A Soul and Stomach Pleaser

Are you happy it is Spring?  I am thrilled, ecstatic, joyful!  This was a difficult winter, with the exception of our two week vacation on the Hawaiian Island of Kauai in February, but I will tell you all about that in coming blogs.

You might call it convenient that I love potatoes, knowing that my darling Hubby works with potato farmers, but they have been one of my favorite foods all my life.  Do you also recall that I have a fondness for homemade soup, from the broth on?  Given the slightest provocation I will combine the two for a wonderful, decadent potato soup.

Maybe it was finding our friends’ potatoes in the local grocery store (Basin Gold), maybe it was the bright green of the parsley and chives outside my kitchen window, maybe it was just my desire to make this dairy-free, creamy soup – but I had to make it for a gathering of friends. ( It was a large pot and we had no leftovers.)

As much as I have been a life-long potato consumer, I am a very recent convert to bacon.  I believe I have told you about it in other blogs, but I will tell you again: Hills Bacon is a relatively clean bacon. There is no MSG, which is very important to me.  It smells and tastes better than any other bacon I have been exposed to.

Usually potato soup recipes call for leeks, but the humble yellow onion, or Walla Walla Sweets when they are fresh, are perfectly acceptable here as well.  When the leeks look best, they are my go to, shallots have also gone into the pot.  It is the fresh garlic, that I enjoy with the potatoes and bacon the most though.

Intrigued?  Here is my recipe:

Decadent Potato Soup

  • 20 ounces high quality bacon
  • 2 T. bacon fat
  • 2 T. chopped garlic
  • 2 cups onions, chopped small
  • 2 cups chopped celery stalks and leaves
  • 3 tsp. chopped fresh thyme or 1 1/2 tsp. dried thyme
  • 1 tsp. celery seed
  • 6 c. broth, homemade if you can
  • 8 medium/large yellow potatoes (I used about ten pounds of potatoes for this pot)
  • 2-3 bay leaves
  • 1/4 cup fresh parsley, chopped
  • 1/4 cup chopped chives
  • salt and pepper to taste when serving

Directions:

  • Cook the bacon.  I lay strips on a wire rack in a cookie pan to bake them; put the pan in the oven to preheat to 350*F, cook until as crispy as you like them.  They should be pretty crisp for this soup.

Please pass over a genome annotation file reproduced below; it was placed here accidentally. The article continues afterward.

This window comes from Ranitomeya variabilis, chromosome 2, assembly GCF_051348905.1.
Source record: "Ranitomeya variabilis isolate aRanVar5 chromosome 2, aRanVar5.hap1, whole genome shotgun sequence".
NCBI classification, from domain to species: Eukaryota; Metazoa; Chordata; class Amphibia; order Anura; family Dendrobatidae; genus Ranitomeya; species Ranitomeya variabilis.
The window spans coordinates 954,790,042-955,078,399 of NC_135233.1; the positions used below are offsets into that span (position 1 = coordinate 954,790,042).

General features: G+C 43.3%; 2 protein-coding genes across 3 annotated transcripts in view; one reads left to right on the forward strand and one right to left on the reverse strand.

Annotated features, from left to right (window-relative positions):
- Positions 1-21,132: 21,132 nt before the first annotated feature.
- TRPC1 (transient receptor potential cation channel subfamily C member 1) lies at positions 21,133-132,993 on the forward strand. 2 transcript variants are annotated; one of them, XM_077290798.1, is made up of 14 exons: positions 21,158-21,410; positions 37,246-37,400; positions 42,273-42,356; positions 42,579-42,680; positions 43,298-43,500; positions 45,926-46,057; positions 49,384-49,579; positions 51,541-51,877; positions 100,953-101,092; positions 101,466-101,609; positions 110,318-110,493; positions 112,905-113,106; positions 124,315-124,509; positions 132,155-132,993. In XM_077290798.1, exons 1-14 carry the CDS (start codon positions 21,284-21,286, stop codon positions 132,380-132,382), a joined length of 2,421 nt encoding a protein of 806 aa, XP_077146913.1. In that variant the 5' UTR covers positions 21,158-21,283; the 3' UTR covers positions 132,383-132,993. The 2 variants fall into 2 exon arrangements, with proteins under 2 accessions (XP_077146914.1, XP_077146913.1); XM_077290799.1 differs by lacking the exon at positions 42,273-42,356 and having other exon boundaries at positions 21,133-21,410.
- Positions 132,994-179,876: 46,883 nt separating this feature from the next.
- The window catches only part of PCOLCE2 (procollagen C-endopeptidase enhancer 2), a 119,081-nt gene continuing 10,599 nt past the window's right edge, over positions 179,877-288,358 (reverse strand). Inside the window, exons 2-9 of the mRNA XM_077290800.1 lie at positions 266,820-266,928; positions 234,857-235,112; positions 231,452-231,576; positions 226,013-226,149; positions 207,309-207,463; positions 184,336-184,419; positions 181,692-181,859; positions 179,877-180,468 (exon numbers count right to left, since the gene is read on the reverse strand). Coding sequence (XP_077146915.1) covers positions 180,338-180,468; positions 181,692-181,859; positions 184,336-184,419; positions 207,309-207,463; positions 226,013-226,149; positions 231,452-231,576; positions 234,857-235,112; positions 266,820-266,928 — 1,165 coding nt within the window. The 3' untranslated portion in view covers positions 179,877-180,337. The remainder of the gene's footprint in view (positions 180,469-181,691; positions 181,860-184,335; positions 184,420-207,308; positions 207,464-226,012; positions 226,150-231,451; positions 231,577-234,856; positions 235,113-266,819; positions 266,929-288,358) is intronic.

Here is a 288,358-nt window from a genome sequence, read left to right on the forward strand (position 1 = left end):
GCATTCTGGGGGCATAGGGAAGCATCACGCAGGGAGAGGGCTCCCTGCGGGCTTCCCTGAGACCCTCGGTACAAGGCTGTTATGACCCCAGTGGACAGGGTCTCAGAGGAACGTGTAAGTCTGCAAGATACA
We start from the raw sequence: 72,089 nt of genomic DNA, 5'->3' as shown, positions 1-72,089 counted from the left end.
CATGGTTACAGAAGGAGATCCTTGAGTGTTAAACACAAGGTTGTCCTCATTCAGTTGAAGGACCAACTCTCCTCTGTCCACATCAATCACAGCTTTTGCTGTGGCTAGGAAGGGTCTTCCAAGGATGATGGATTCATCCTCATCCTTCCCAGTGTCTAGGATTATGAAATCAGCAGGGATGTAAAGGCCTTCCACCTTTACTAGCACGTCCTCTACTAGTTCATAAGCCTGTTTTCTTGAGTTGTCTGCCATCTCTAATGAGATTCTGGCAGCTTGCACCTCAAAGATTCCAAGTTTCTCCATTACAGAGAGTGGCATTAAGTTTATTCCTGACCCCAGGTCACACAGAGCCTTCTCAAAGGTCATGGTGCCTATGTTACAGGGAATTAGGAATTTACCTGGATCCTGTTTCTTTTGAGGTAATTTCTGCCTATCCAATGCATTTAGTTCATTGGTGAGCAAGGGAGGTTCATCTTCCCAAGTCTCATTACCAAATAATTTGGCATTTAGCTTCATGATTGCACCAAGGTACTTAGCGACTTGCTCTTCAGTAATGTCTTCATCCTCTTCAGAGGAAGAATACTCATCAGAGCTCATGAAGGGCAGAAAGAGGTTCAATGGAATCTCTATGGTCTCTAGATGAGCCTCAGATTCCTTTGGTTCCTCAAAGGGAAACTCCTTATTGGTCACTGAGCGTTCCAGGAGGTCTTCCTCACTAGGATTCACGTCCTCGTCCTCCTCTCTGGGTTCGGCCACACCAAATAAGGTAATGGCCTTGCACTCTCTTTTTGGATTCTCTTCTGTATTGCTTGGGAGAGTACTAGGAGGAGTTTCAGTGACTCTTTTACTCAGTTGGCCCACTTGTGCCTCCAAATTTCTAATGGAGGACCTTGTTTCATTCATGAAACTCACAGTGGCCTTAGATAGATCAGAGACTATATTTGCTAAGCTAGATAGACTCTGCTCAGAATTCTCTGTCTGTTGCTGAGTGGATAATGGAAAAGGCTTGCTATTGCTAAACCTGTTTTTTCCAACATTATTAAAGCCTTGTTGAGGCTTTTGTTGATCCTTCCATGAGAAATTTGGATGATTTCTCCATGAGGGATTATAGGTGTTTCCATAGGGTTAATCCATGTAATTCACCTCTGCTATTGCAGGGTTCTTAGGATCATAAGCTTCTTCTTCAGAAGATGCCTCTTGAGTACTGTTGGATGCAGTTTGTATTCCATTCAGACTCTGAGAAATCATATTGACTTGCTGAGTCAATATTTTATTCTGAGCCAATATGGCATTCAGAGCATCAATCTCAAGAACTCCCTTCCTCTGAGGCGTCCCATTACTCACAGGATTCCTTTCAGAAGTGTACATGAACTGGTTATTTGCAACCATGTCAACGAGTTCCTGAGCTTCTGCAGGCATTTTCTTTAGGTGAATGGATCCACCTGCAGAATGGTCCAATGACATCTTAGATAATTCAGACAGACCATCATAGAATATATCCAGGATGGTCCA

• Chop onions and celery
  • Mince garlic
  • Remove a couple of tablespoons of bacon fat to a thick bottomed stock pot for the onions, celery and garlic.
  • Once softened, pour the broth into the pot.  Chop the potatoes into 1/2″ cubes leaving the skin on them, boil in the broth with the other vegetables and the bay leaves.
  • When the potatoes are soft add the thyme and celery seed to the pot and remove the bay leaves.
  • Use an immersion blender, or do batches in a regular blender, to puree the chunks of potatoes as much as you would like.  I like to leave some cubes of potato in mine.
  • Chop the bacon into small pieces, chop the fresh parsley fine and add this to the now creamy, hot soup.  Give it a good stir to incorporate the bits.
  • Chop the fresh chives into small pieces, reserve for serving along with salt and fresh ground pepper.
  • If you wish, you can add a dollop of sour cream to the bowl and swirl it for contrast before sprinkling the chives on top.
Potato soup with crispy bacon and fresh chives.
A hot bowl of potato soup with fresh chives on top and crispy bacon in it is a delightful comfort food.

I drank a Merlot with my soup this last time, but have enjoyed smooth whites like a Chardonnay or Semillon and other reds when we have had it other times.  Cheers!

A Comfort Food Rethought

Last week I told you Hubby still wasn’t feeling well; he (finally) took himself to the doctor to learn he was suffering from Walking Pneumonia.  This form of the illness is not necessarily life-threatening, but it is a lung infection that drains your energy and prevents sleep at the same time it demands it.  He came home with an antibiotic and proceeded to sleep in his chair for two days.  As he regained his sense of smell and taste this week it made sense to make him one of his favorite dishes: Cabbage Rolls.

The head of cabbage was large enough that I decided to make my family’s traditional recipe and play with the filling with the rest of the leaves.  Since I can’t use the tomato in my mother’s version, I use broth (yup, our home-made) to cook the rolls in.  I believe the tomato comes from a Polish recipe while the broth is more traditionally (southern?) German.  But there are variations of cabbage rolls from much of Europe and Asia.  Hubby warms some of the tomato sauce I made him this summer to put over the rolls as he enjoys the combination.